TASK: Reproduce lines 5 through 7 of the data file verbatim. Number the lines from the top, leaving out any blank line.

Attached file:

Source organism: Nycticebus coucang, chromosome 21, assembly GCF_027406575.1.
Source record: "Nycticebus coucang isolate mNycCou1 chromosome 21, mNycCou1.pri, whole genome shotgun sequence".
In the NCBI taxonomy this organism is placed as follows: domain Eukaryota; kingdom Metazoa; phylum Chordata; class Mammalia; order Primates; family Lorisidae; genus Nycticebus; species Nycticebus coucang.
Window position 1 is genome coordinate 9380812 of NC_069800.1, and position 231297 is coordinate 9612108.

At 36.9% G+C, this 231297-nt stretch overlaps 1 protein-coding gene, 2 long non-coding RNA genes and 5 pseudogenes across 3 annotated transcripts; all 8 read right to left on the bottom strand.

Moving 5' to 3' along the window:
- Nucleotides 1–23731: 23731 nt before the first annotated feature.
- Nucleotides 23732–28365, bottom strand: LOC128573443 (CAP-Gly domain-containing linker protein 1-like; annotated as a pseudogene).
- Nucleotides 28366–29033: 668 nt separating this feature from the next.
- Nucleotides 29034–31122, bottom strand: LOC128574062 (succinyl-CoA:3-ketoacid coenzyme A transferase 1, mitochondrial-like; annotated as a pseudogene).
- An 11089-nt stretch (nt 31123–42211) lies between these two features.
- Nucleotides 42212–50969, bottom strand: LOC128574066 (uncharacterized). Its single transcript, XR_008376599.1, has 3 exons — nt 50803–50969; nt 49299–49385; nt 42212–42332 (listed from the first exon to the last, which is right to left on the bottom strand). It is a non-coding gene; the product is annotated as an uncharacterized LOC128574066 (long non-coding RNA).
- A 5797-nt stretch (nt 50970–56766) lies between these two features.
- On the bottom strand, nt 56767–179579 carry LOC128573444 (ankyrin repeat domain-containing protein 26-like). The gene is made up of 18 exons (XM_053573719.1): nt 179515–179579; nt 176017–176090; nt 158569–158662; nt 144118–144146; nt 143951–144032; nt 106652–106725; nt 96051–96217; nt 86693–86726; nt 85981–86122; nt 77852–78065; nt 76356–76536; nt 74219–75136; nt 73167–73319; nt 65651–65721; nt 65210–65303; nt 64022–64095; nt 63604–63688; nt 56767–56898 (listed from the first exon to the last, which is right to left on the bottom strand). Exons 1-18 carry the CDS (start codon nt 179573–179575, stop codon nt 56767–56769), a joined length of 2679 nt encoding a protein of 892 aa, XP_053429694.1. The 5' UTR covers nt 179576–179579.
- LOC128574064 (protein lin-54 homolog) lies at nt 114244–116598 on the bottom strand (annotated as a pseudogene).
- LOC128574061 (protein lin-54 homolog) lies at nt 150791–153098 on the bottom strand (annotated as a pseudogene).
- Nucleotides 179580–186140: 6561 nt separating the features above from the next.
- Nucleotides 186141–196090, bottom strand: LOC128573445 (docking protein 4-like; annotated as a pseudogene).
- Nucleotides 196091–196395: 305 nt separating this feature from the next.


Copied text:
At 36.9% G+C, this 231297-nt stretch overlaps 1 protein-coding gene, 2 long non-coding RNA genes and 5 pseudogenes across 3 annotated transcripts; all 8 read right to left on the bottom strand.

Moving 5' to 3' along the window:
- Nucleotides 1–23731: 23731 nt before the first annotated feature.